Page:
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Thread: Spot repair for peeling/flaking paint?

  1. #1

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    Spot repair for peeling/flaking paint?

    I'm buying an airplane that needs a paint job, but is otherwise solid. It has the original paint from the 70s and its starting to peel/flake off, especially on the wings. My plan is to do a full strip and paint, but I cannot comfortably afford this immediately after purchasing the plane.

    Because available hangars don't exist in my location, I will be tying the plane outside. So I am looking for a "cheap fix" that will protect the plane from corrosion until I get it painted (probably in 12-24 months). I'm thinking just sanding it down and spraying it with rattle cans in the spots where it is peeling.

    What kind of paint and primer should I consider for this job? Are there any special concerns for painting the plane?
    It is a Grumman AA1C, and I will not be painting any control surfaces, so it qualifies a maintenance although it is certificated.
    1978 Grumman AA1C w/O-320

  2. #2
    FlyingRon's Avatar
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    Back when I was based at Potomac Airpark, you could often find the airport manager out there with a couple of rattle cans of green rustoleum touching up his airplane. I hear he finally had it professionally repainted.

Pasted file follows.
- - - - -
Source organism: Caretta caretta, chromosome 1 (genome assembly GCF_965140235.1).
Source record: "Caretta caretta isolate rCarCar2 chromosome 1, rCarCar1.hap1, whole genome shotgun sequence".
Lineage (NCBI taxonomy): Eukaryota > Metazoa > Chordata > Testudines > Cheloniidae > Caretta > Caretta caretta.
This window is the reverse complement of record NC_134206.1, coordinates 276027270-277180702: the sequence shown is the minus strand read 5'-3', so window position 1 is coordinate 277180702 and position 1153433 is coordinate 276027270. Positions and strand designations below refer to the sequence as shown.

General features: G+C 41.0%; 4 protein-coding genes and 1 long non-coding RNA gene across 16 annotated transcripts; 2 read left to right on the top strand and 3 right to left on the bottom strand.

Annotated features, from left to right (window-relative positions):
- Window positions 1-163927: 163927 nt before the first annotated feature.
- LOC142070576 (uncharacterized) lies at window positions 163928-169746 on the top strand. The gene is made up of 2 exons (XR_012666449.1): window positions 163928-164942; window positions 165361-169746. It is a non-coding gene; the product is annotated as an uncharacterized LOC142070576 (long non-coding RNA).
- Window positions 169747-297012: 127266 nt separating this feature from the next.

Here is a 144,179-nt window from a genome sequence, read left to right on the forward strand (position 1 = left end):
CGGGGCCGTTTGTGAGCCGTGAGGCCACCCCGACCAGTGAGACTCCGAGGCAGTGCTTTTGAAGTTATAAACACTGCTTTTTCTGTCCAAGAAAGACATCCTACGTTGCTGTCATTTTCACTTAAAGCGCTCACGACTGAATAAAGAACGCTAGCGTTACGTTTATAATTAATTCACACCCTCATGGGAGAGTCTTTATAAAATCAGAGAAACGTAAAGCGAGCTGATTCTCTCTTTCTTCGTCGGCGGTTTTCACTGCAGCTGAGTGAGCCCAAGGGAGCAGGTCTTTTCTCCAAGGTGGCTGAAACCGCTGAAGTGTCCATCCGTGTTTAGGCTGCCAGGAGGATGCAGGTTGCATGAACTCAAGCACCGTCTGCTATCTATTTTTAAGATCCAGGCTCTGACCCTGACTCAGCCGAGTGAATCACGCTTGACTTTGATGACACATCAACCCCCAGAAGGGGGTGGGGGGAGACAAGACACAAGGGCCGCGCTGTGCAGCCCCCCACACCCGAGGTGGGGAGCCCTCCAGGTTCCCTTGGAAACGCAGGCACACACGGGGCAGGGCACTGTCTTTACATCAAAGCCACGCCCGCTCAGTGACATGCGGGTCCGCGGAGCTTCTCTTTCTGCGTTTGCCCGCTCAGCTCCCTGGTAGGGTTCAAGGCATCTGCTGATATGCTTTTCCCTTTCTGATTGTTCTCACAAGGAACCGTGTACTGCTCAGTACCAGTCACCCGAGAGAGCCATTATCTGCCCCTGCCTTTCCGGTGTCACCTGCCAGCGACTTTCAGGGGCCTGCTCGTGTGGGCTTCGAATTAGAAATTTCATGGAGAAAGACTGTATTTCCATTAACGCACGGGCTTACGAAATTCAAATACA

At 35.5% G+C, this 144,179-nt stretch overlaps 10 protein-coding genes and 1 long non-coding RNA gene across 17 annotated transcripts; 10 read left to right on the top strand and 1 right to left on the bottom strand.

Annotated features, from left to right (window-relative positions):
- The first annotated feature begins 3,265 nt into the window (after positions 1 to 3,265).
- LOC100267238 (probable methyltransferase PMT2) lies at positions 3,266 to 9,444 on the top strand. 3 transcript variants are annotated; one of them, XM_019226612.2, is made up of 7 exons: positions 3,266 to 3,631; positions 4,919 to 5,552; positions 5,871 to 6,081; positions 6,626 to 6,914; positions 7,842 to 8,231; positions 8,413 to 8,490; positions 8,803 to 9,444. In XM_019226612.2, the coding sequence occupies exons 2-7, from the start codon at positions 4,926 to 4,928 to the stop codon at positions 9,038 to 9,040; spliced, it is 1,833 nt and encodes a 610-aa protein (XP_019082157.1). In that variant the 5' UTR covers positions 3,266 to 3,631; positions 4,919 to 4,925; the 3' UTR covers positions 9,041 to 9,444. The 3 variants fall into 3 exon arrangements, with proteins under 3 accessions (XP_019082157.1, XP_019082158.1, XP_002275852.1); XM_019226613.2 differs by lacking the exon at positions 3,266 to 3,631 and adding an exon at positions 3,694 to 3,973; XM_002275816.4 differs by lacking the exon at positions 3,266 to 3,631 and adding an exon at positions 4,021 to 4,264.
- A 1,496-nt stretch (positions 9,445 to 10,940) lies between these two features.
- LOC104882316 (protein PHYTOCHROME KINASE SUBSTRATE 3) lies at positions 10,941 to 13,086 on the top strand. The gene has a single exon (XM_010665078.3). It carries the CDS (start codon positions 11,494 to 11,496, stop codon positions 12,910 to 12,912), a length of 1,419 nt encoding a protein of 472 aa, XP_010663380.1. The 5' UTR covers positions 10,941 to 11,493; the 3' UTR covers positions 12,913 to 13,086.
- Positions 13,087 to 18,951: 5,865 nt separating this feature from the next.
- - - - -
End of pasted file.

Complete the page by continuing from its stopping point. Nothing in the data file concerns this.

Yep, as long as it's not a control surface that needs rebalancing, it's allowable owner maintenance. You do need to log it properly however.

  3. #3

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    Alclad aluminum has good corrosion resistance without paint. If appearance is not offensive I'd just make sure there was no corrosion under the paint and leave it alone.

  4. #4

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    I wouldn't be so quick to "scratch it up."

    I would buy some self etching primer for aluminum.

    Aircraft Spruce & Specialty Co, will have this stuff in aerosol cans.

    They will also make suggestions with your repaint project when the time comes.

    Jake Speed

  5. #5
    FlyingRon's Avatar
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    I wouldn't be so quick to "scratch it up."

    Specifically, you need to be careful with what abrasives you use on aluminum. You can actually CAUSE more corrosion than you are preventing.

  6. #6

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    If I don't have to worry about corrosion I am not too worried about it.

    As much as I would like to repaint the plane, I bought this plane to fly, so anything that reduces my flying time and does not risk long term damage will be put off until I can obtain my CSEL and CFI.
    1978 Grumman AA1C w/O-320

  7. #7

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    Whatever you opt to do, DO NOT SAND the aluminum surfaces. Too many bad things can happen including, but not necessarily limited to: thinning the skin to the point where it could lead to structural failure; removing the Alclad surface coating of corrosion resistant pure aluminum in patches exposing the not so resistant aluminum alloy that it covers promoting corrosion; accidentally thinning rivet heads weakening the structure.

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